I am not a specialist in fluorescent minerals. But in my years as a rock dealer I have seen many fantastic dark room displays of rocks glowing in all colors of the rainbow! Many times when the UV light (Ultaviolet) is switched off and the regular lights switched on, the minerals are very unexciting and not colorful at all.
I do have a UV light and I like to check out some minerals now and then (as well as the scorpions around here!).
Often I am asked if one of the minerals I sell on ebay will fluoresce. The truth is-I don't usually know. But keep asking cause I'll try and check it for you.
I thought it would be fun to privide some basic information for the beginner collector:
Fluorescence is caused by the incorporation of small metal impurities in the mineral. These impurities often affect the color of the mineral. Copper can make a mineral green or blue, mangnese can make them purple or pink, etc. Some of the trace minerals that fluoresce are chromium, manganese, cobalt, nickel, tungsten, etc. Because each mineral may contain a variety of these metals, not all minerals that are the same, will fluoresce the same. Fluoresce can help identify a mineral, but is actually more reliable in determining a origin as many deposits have very distinct fluorescence. If iron is is present in any amount-it will prevent fluorescence!
The word "fluorescence" comes from the mineral fluorite, which was the mineral on which this light phenomenon was first discovered. Of course, strangely enough, only a little of fluorite responds to UV light! Minerals are displayed under a UV light with both long waves and short waves, as some will only fluoresce under one type of wave. The strength of the glow and the colors vary greatly. Sometimes the glow will persist even after the UV light has been turned off. This effect is called phosphorescence.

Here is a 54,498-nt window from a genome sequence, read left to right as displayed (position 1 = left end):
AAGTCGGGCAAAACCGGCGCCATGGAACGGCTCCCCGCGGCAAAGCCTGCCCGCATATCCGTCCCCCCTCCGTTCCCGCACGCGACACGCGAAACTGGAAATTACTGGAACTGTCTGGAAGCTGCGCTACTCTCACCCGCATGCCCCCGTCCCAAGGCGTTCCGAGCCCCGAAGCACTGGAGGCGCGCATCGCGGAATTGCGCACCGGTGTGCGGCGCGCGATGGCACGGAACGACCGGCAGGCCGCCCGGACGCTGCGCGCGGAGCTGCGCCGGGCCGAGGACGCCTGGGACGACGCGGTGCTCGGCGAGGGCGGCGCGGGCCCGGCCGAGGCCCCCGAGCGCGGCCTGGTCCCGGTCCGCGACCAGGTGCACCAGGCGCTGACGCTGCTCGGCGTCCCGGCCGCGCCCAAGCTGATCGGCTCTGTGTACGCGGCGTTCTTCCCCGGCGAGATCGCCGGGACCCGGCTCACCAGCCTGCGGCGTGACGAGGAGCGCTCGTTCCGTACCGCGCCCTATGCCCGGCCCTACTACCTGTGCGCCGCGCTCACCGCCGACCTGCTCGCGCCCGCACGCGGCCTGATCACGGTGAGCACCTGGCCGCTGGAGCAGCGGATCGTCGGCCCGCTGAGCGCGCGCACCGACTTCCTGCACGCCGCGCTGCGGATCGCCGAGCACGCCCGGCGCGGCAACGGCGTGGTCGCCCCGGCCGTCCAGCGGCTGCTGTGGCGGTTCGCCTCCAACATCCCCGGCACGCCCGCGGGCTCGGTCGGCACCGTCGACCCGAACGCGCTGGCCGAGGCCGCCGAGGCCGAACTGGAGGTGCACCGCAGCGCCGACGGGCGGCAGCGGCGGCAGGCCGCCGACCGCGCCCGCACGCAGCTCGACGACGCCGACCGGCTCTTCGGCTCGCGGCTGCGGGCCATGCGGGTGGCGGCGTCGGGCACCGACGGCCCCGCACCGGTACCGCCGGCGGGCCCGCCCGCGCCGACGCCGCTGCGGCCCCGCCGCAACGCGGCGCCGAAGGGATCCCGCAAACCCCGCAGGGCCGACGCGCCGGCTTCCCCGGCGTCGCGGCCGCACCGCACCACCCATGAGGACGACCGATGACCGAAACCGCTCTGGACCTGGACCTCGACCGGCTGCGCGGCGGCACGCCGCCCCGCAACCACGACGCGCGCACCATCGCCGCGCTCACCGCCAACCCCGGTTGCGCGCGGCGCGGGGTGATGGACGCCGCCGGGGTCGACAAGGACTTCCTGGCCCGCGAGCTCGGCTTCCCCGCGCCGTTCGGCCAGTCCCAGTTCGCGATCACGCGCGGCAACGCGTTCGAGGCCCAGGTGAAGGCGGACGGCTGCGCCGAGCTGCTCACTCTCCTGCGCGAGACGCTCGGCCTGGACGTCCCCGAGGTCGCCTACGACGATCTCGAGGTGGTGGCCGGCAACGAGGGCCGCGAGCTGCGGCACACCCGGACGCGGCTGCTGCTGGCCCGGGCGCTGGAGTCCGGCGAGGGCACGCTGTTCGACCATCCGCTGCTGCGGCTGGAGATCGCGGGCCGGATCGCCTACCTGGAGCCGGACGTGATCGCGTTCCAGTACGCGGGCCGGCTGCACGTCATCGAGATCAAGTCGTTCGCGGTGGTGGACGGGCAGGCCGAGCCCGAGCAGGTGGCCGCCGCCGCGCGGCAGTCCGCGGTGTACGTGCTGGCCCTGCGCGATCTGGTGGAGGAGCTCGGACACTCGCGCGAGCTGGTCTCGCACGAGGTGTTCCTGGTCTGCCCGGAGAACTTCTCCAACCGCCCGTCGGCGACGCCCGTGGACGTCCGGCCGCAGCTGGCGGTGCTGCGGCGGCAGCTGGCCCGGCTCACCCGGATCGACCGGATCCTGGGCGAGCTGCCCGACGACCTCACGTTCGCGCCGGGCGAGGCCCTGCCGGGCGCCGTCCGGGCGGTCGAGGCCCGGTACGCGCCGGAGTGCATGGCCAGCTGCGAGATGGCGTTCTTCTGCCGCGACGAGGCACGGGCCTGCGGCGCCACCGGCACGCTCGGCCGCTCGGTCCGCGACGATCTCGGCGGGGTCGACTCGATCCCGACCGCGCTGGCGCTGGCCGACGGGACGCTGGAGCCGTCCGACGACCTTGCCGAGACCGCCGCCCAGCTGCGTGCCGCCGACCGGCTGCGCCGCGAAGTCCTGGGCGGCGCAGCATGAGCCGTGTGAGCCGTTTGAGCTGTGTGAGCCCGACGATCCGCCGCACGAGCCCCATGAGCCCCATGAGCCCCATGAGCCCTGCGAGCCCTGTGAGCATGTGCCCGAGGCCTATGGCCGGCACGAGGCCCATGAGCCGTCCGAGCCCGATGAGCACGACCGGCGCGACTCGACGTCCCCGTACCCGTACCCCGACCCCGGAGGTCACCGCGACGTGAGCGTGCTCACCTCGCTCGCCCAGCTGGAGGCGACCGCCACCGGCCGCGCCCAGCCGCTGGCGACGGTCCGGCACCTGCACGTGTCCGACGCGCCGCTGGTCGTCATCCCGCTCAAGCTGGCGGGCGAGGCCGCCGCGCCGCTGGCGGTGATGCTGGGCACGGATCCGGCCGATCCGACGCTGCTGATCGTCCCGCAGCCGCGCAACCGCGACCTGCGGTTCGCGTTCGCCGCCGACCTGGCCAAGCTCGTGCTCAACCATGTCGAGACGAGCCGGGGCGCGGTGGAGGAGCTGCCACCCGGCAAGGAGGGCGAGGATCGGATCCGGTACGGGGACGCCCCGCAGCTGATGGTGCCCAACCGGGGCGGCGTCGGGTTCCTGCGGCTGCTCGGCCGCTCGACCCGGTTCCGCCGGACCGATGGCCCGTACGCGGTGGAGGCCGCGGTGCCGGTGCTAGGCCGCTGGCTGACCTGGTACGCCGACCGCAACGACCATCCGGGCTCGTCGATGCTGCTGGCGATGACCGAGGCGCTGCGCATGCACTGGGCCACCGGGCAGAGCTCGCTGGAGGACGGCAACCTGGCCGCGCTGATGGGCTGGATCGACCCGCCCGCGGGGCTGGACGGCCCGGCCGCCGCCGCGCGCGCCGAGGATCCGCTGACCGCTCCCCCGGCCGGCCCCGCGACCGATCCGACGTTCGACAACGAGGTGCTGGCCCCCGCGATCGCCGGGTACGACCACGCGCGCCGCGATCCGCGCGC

Scheelite, or calcium tungsten, is one of the few rare minerals that always fluoresces, no matter where it came from. This is why tungsten wire is used in light bulbs!
Here is a partial list of fluorescent minerals and their common reactions:
Agate-can be strong, usually yellow or blue-white
Amazonite-weak, usually olive green
Amethyst-weak, usually greenish
Calcite-can be red, pink, orange, white, or yellow-white
Fluorite-usually strong, blue to violet
Lapis Lazuli-strong, white
Rose Quartz-weak, dark violet
Scheelite-blue,whitish, or yellow
Sphalerite-usually yellow to orange, sometimes red
Tourmaline-can be colorless to weak, or many other colors
Turquoise-weak, greenish-yellow, light blue